He returned to America with restored health and entered the bar, but he soon abandoned the law, and with his brother William and James K. Paulding, published a small periodical called Salmagundi, which was full of humor and a great success. Two years later appeared the History of New York by Diedrich Knickerbocker, which was begun in collaboration with Peter Irving, who, however, sailed for Europe after the five introductory chapters were finished. The book is a true masterpiece of humor and became famous at once. This was partly due, no doubt, to the skilful advertisements, which announced in the newspapers that “a small, elderly gentleman, dressed in an old black coat and cocked hat, by the name of Knickerbocker,” had disappeared from his lodgings without paying his bill, but had left behind him a curious manuscript-book which would be published to pay his creditors if he did not return. Indeed, so cleverly were these announcements made that one of the city officials was on che point of offering a reward for the discovery of the defaulting Diedrich.
Just before the book was finished, Irving's life was changed and saddened by the death of Matilda Hoffman, the beautiful girl whom he was to have married. The blow was one from which he never recovered and he remained single all his life.
The next year he became a partner in the commercial firm of his brothers and did various literary work, principally for the Analectic Magazine of Philadelphia. In 1814, he became military secretary to Governor Tompkins, but after four months gave up the position and sailed again for Europe.
In 1818, the business house failed, and Irving went to London, resolved to repay with his pen all the kindness which his brothers had shown to him. Yet, even then, he refused a liberal offer to contribute to the London Quarterly, “because,” he says, “it has always been sɔ hostile to my country, I cannot draw a pen in its service.”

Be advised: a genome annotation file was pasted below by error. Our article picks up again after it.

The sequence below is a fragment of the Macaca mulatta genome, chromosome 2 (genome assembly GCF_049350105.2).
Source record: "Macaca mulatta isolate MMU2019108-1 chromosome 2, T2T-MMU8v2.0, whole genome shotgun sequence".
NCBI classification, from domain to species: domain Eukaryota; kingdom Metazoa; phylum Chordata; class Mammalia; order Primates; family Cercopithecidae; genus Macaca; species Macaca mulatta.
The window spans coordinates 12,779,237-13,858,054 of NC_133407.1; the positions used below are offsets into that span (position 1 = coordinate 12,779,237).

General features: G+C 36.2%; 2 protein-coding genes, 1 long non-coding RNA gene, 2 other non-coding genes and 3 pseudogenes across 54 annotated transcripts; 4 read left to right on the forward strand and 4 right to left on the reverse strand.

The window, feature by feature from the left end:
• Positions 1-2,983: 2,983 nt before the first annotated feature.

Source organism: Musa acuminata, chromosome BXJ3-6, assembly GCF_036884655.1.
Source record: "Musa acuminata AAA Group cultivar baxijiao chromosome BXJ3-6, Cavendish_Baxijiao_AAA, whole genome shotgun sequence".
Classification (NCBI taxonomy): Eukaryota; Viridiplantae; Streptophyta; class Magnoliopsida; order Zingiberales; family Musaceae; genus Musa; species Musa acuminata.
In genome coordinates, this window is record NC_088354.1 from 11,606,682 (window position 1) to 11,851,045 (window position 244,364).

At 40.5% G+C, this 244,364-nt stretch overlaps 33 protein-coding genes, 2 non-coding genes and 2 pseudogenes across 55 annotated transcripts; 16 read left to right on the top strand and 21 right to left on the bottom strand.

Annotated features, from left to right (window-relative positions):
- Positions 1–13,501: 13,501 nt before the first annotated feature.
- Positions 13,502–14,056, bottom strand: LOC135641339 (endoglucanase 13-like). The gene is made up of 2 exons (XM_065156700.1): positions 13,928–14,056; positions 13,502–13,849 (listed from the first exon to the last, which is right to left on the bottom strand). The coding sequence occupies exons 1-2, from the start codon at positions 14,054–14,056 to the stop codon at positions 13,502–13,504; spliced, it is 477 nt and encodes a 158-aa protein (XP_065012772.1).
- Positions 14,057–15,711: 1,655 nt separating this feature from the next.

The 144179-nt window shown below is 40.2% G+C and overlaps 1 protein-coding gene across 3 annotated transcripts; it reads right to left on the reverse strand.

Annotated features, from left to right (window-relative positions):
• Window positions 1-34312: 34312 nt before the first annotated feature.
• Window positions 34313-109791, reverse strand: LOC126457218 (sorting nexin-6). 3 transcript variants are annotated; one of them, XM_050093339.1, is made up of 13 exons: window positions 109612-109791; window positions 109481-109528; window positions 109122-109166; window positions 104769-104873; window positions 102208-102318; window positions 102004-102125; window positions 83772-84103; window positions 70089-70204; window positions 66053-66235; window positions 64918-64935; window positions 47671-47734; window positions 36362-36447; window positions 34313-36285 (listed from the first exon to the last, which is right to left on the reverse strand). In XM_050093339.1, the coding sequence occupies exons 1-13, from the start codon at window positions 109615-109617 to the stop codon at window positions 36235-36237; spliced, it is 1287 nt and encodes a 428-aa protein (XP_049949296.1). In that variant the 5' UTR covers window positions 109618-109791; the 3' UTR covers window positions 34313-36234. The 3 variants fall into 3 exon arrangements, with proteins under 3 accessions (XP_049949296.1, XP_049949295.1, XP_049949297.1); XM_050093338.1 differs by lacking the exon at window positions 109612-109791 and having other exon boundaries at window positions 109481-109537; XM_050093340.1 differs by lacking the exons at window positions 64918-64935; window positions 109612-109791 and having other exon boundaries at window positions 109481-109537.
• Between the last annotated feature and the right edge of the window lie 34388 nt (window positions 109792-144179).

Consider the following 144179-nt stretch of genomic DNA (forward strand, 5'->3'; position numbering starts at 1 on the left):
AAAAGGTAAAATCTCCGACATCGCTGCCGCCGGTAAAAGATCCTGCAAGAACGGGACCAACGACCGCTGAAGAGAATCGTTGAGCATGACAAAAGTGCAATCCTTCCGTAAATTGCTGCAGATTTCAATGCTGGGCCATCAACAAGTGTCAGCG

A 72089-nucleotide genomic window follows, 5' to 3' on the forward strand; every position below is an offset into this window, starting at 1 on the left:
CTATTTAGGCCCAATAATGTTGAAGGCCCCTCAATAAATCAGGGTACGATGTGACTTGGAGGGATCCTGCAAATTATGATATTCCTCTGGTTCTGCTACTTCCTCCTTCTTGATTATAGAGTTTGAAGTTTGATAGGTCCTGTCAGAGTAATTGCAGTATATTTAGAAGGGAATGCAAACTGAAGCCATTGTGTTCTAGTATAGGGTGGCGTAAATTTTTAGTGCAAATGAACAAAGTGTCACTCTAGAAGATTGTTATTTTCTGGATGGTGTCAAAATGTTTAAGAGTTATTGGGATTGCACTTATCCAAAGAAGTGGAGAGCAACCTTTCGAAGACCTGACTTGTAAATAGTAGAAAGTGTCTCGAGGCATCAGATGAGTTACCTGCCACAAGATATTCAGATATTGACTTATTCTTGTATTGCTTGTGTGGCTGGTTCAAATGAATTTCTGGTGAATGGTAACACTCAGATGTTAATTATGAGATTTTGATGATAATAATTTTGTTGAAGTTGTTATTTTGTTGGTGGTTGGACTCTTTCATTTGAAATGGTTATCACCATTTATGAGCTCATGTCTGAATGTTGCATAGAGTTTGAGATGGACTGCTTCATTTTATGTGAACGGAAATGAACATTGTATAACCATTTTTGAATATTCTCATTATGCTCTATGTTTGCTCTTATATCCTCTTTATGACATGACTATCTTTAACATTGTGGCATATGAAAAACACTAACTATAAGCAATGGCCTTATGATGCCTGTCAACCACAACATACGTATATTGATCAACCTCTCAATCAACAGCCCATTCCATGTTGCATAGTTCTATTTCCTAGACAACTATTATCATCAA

In 1819, the first installment of the Sketch Book appeared in America and proved such a great success that Irving offered it to Murray for publication. He at first refused, but afterward was induced by Scott to buy the manuscript for two hundred pounds.
The story of the Saracens had a great fascination for him, and he spent many delightful weeks in southern Spain, revelling in the warm sunshine of that fragrant and lovely land, and lingering amid the faded splendors of the Alhambra. To this journey we owe the Chronicles of the Conquest of Granada, and the Alhambra.
Irving was recalled to England by his appointment as secretary of the legation in London, and while in that position wrote the Companions of Columbus, and received the degree of LL.D. from Oxford University.
Irving had now been abroad for seventeen years, and his longing to see his native country once more became so great that he resigned his secretary ship and sailed for America in 1832. He was no less surprised at the warmth of his welcome than at the immense development of his country. The latter was so astonishing to him that he made a journey through the West and became greatly interested in the Indians. But he was tired of a wandering life and wished greatly for a home; so he purchased Sunnyside, a farm with a quaint, Dutch stone cottage near Tarrytown, one of the loveliest spots on the Hudson. Here he gathered his nieces about him and lived very quietly and happily, although he was as busy as ever.
In 1842, Irving again went abroad, this time as minister to Spain. He returned four years later and wrote the Life of Mahomet and the Life of Washington. These last years of his life were serene and happy, full of that cheerful contentment that was so characteristic of him. He died on the 28th of November, 1859, just as the sun was sinking at the close of a beautiful day of the Indian summer, and his grave looks over the quiet loneliness of Sleepy Hollow and the winding Hudson.